November 13, 2007 by Peter Luciano

Celebrity “news” programs seem to fill the channels on our televisions at
all times of the day.  Magazine racks are weighted down with the latest
celebrity gossip.  Companies regularly hire celebrity spokespersons to
“hawk their wares” in infomercials and advertisements.  Is it any wonder that
these celebrities are determined to control the use of their images? In
many cases, these individuals make a substantial amount of money (sometimes
exceeding their income from “real” jobs) endorsing products, venues or
services - in essence, trading on their celebrity status.

The laws that protect individuals from the unauthorized use of their images
or likenesses differ from state to state in the U.S., and include copyright
law, trademark law and the right of publicity or personality rights (a
subset of privacy rights).  By the broadest definition, the right of
publicity is the right of every individual to control any commercial use of
his or her name, image, likeness, or some other identifying aspect of
identity, limited (under U.S. law) by the First Amendment.

On September 6, 2007, Paris Hilton filed a lawsuit against Hallmark cards
for the unlawful use of her image on a greeting card for the purpose of
promoting, marketing and merchandising and exploiting its products.  The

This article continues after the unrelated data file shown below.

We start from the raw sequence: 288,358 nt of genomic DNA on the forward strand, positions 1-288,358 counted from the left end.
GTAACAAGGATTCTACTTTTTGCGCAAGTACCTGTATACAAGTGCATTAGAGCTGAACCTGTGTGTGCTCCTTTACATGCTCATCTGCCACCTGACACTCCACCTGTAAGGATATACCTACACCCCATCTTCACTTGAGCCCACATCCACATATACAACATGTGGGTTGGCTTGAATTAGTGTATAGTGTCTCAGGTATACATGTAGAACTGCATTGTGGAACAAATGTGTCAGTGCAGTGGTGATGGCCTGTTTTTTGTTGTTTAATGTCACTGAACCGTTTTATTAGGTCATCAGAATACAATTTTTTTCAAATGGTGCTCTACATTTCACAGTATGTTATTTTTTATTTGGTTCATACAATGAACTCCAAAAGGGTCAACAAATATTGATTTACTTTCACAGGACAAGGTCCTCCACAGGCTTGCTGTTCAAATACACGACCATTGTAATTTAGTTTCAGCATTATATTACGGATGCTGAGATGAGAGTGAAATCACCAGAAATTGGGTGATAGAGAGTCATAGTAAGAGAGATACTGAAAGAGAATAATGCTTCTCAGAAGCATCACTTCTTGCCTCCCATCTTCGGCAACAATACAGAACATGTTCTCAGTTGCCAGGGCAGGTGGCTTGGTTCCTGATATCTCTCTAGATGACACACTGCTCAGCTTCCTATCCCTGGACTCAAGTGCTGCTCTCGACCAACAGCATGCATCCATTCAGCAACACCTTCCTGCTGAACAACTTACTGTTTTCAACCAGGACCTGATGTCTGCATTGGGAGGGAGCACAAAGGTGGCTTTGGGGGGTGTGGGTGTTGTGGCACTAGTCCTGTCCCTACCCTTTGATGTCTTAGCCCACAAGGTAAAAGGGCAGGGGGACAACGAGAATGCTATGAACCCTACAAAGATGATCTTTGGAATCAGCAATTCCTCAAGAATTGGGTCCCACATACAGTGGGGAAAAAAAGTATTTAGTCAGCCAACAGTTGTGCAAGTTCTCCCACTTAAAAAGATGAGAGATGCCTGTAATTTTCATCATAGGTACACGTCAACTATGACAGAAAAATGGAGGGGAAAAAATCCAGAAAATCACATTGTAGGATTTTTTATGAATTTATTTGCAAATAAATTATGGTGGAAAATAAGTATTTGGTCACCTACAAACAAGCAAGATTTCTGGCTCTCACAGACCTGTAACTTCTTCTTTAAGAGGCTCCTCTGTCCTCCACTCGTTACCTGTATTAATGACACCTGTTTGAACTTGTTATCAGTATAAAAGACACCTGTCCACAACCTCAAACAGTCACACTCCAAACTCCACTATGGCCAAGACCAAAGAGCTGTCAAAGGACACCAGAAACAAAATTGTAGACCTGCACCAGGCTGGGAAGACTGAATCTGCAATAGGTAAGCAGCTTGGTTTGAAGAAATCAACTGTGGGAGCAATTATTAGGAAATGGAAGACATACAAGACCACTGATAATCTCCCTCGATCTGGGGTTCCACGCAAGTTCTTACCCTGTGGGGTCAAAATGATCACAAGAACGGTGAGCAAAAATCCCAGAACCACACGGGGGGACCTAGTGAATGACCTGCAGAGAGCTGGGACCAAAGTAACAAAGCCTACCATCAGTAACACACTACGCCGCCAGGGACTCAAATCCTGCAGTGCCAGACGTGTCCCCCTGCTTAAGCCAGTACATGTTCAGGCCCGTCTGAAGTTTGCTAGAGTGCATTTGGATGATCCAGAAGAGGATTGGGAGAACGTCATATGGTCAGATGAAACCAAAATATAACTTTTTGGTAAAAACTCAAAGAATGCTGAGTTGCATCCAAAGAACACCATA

card shows a cartoon drawing of a waitress with a photo of Paris’ head
superimposed , and a conversation culminating in the use of her catchphrase
“That’s Hot” (which may be protected under a trademark registration, though
this isn’t addressed specifically in the lawsuit).  She is seeking at least
$100,000 in damages, to be determined at trial and the profits from the
sales of the greeting card.  A representative for Hallmark has stated this
series of greeting cards “takes a satirical look at news and gossip
surrounding public figures, including Paris Hilton, and we do not believe
Hallmark has violated any of Ms. Hilton’s rights.”  This relies on the
fair-use doctrine that creates an exception to the exclusive use rights of
a copyright or trademark.

It would appear that the key question to be resolved in this instance is
not, in fact, whether Ms. Hilton would have consented to the use had she
been compensated but rather whether the use of the image and catch-phrase
is satirical in nature.  Although there is some irony in misusing the
catchphrase, this will likely be overshadowed by the fact that Hallmark is
not generally in the business of political commentary or satire, and the
fact that this was done for commercial purposes - possibly reducing the
income for the author.

One of the key questions raised by this lawsuit is what degree of
protection a right to privacy is afforded, when the individual is a “public figure”.
Should someone who labours intensively to consistently be in the media
enjoy protection of their privacy?  It seems reasonable that if anyone should
profit from this exposure, it should be the celebrities themselves, as they
have created the opportunity for financial gain.  Celebrities who rely on